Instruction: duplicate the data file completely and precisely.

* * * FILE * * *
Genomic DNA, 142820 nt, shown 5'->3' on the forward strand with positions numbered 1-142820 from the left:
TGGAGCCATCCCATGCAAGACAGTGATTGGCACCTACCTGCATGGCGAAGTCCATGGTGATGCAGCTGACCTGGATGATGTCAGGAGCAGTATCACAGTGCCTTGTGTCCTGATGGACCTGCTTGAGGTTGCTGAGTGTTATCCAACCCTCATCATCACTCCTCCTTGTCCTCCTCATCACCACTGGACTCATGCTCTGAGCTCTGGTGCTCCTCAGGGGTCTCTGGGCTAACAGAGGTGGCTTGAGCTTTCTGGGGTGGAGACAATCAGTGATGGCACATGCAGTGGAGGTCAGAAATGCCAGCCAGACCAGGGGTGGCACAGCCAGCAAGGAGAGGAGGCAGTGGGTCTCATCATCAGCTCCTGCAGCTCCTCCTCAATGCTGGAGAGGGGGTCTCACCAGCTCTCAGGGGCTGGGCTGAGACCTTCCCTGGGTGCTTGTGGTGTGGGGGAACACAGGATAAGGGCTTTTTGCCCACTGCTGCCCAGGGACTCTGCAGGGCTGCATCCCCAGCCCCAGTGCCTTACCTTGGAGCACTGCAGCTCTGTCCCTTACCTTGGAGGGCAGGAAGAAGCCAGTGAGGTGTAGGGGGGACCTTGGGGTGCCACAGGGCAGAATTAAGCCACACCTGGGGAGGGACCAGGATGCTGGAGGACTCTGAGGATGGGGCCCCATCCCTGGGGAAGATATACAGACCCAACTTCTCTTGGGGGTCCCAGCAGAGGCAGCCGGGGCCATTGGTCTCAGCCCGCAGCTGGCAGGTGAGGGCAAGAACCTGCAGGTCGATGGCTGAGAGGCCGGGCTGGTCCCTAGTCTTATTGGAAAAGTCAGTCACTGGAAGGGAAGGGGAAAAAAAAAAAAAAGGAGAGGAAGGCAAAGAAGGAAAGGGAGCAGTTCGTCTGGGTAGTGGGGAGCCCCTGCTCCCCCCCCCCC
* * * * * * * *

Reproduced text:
Genomic DNA, 142820 nt, shown 5'->3' on the forward strand with positions numbered 1-142820 from the left:
TGGAGCCATCCCATGCAAGACAGTGATTGGCACCTACCTGCATGGCGAAGTCCATGGTGATGCAGCTGACCTGGATGATGTCAGGAGCAGTATCACAGTGCCTTGTGTCCTGATGGACCTGCTTGAGGTTGCTGAGTGTTATCCAACCCTCATCATCACTCCTCCTTGTCCTCCTCATCACCACTGGACTCATGCTCTGAGCTCTGGTGCTCCTCAGGGGTCTCTGGGCTAACAGAGGTGGCTTGAGCTTTCTGGGGTGGAGACAATCAGTGATGGCACATGCAGTGGAGGTCAGAAATGCCAGCCAGACCAGGGGTGGCACAGCCAGCAAGGAGAGGAGGCAGTGGGTCTCATCATCAGCTCCTGCAGCTCCTCCTCAATGCTGGAGAGGGGGTCTCACCAGCTCTCAGGGGCTGGGCTGAGACCTTCCCTGGGTGCTTGTGGTGTGGGGGAACACAGGATAAGGGCTTTTTGCCCACTGCTGCCCAGGGACTCTGCAGGGCTGCATCCCCAGCCCCAGTGCCTTACCTTGGAGCACTGCAGCTCTGTCCCTTACCTTGGAGGGCAGGAAGAAGCCAGTGAGGTGTAGGGGGGACCTTGGGGTGCCACAGGGCAGAATTAAGCCACACCTGGGGAGGGACCAGGATGCTGGAGGACTCTGAGGATGGGGCCCCATCCCTGGGGAAGATATACAGACCCAACTTCTCTTGGGGGTCCCAGCAGAGGCAGCCGGGGCCATTGGTCTCAGCCCGCAGCTGGCAGGTGAGGGCAAGAACCTGCAGGTCGATGGCTGAGAGGCCGGGCTGGTCCCTAGTCTTATTGGAAAAGTCAGTCACTGGAAGGGAAGGGGAAAAAAAAAAAAAAGGAGAGGAAGGCAAAGAAGGAAAGGGAGCAGTTCGTCTGGGTAGTGGGGAGCCCCTGCTCCCCCCCCCCC